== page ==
by Jeremy Walker /
Read all the posts in this 16-part series on the essential truths of the Christian faith.
HOW DO WE REMAIN IN CHRIST TO THE END? Part 4
We come now to the final installment in this series. When all is said and done, how ought we believers in Christ to think and feel and act? Having once been fallen, we have by grace been chosen, redeemed, and called, and we will each endure to the end by God’s unwavering mercy and protection. This is a great and glorious arc, with eternal ramifications. Here, then, the conclusion of Jeremy Walker’s Anchored in Grace.
Thankfulness. How these things should stir us to thankfulness for divine grace and faithfulness! The God who planned this work from before the foundation of the world, and who has begun this good work in us, will complete it. He himself has said that he will never leave us or forsake us. If God is for us, who can be against us? All these sweet truths ought to stir the heart to thankful joy.
Encouragement. But how much encouragement is also found here? Perhaps some readers have never come to Christ because they are afraid they cannot keep with Christ. That is like a drowning man refusing to trust the lifeguard because the drowning man cannot swim. But that is the whole point! Finding nothing in ourselves, no strength or wisdom by means of which to obtain or maintain our salvation, we come to Christ to save us and to keep us, providing all required by every one of his people. He will save us, and he will keep us saved to the end by all necessary means and giving all needful grace.
Discernment. This calls for discernment: have you come to this Christ? Have you heard his voice and followed him? Many people make very bold claims for themselves or on behalf of others, but here is a key question: are you living a life of righteousness as one responding to the gracious call and gospel commands of the Lord Jesus, or are you disregarding God and his Word? The man or woman, boy or girl, who lives without regard to God and his truth is not a Christian, whatever they may say or demand. If you or someone else do not live as a Christian, then it is a folly and a crime for you, anyone else, and the church of Christ as a whole, to pretend that you are one:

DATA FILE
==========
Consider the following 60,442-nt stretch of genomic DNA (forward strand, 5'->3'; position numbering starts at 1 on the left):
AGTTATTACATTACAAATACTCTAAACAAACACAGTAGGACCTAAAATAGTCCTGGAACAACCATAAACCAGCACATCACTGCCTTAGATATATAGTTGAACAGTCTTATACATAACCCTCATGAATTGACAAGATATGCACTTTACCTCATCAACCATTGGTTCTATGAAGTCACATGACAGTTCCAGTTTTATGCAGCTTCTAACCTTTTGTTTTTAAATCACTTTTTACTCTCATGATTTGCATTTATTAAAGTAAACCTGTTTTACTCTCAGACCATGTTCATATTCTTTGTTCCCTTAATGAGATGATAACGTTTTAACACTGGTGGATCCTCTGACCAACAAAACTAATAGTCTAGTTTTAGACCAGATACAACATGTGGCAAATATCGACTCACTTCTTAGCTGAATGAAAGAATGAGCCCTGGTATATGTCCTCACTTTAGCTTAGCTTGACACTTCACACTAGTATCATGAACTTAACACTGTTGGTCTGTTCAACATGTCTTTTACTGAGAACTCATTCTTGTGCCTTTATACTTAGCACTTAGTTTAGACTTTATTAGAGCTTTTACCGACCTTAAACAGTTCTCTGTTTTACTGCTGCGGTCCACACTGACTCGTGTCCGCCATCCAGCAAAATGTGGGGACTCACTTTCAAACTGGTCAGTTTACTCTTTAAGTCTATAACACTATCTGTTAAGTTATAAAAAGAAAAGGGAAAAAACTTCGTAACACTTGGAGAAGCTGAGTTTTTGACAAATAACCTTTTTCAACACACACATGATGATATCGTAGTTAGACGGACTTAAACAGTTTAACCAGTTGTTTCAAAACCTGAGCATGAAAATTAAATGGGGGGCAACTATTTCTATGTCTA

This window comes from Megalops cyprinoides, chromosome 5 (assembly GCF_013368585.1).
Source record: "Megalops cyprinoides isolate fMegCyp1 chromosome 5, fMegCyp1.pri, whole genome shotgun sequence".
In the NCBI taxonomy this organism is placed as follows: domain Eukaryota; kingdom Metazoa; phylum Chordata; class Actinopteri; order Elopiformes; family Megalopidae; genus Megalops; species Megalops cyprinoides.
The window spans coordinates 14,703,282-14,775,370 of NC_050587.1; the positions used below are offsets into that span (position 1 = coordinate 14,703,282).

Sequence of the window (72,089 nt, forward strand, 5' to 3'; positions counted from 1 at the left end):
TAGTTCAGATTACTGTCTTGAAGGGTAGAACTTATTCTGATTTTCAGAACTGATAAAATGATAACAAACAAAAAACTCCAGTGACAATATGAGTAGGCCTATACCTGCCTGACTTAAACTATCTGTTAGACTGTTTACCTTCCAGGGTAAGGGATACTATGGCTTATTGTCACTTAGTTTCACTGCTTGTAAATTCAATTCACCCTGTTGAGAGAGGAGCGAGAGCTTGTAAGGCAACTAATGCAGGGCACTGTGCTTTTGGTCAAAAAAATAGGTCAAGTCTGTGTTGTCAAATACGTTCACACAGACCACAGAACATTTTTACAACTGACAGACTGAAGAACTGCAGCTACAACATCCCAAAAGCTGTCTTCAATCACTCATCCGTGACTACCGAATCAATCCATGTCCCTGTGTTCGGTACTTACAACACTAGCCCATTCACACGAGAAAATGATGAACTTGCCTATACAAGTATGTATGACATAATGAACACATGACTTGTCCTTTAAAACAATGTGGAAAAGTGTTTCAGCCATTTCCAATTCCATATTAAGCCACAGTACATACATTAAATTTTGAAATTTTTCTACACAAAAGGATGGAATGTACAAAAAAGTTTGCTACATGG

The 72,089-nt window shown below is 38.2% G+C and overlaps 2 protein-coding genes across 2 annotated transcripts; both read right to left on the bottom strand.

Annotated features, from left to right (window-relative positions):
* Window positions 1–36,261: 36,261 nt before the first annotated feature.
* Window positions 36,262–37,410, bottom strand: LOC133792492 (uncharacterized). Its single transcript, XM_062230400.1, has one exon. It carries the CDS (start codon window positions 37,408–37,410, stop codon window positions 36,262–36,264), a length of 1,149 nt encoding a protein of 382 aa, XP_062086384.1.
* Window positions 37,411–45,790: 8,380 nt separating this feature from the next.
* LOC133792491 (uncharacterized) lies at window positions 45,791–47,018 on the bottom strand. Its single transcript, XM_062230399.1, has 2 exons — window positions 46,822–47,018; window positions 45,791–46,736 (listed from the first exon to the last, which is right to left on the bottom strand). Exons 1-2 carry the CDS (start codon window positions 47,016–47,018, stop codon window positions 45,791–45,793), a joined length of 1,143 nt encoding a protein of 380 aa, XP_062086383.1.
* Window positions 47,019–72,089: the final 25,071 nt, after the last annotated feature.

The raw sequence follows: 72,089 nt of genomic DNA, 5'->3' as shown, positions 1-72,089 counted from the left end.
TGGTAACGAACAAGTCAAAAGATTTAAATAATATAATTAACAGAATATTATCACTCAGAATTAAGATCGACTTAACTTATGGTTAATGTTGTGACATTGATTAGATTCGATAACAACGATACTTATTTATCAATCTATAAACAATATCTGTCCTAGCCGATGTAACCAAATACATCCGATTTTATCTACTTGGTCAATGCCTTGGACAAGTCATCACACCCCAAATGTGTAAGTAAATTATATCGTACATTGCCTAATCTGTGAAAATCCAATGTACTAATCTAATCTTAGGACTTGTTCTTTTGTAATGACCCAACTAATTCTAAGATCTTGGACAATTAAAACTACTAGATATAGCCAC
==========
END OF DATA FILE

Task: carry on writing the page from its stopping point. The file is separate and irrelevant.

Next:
For a good tree does not bear bad fruit, nor does a bad tree bear good fruit. For every tree is known by its own fruit. For men do not gather figs from thorns, nor do they gather grapes from a bramble bush. A good man out of the good treasure of his heart brings forth good; and an evil man out of the evil treasure of his heart brings forth evil. For out of the abundance of the heart his mouth speaks. (Luke 6:43–45 NKJV)
Direction. That makes all of this also a matter of direction. Sinners must flee to Jesus Christ in order to be saved. Whoever knows that they are lost should come to Christ. Whoever fears that they are lost should come to Christ. Those who doubt and wrestle should cling to Christ. Those who think they stand should hold to Christ, lest they fall. There is no lasting peace or firm assurance far from Christ. A holy, healthy, and happy Christian life is lived close to the cross, entertaining at once the deepest views of sin and the highest views of God and the most expansive views of divine grace in the Son of God.
Exhortation. Here also is a ground of exhortation: trust and obey! Hold fast and press on! There is no contradiction between these commands. On the one hand there is the warning of Matthew 7:21–23 NKJV:
Not everyone who says to Me, ‘Lord, Lord,’ shall enter the kingdom of heaven, but he who does the will of My Father in heaven. Many will say to Me in that day, “Lord, Lord, have we not prophesied in Your name, cast out demons in Your name, and done many wonders in Your name?” And then I will declare to them, “I never knew you; depart from Me, you who practice lawlessness!”
Immediately following there is the assurance of Matthew 7:24–25 (NKJV):
Therefore whoever hears these sayings of Mine, and does them, I will liken him to a wise man who built his house on the rock: and the rain descended, the floods came, and the winds blew and beat on that house; and it did not fall, for it was founded on the rock.
These things belong together; they flow into one another; they complement each other. We must build on the rock: the rock is our foundation, and we build upon it. We must look to Christ and live for Christ to the end, working out our own salvation with fear and trembling, for it is God who works in us both to will and to do for his good pleasure (Philippians 2:12–13 NKJV). Every true child of God must and does, in dependence on Christ’s Spirit and as the result of new life in his soul, obey Peter’s command: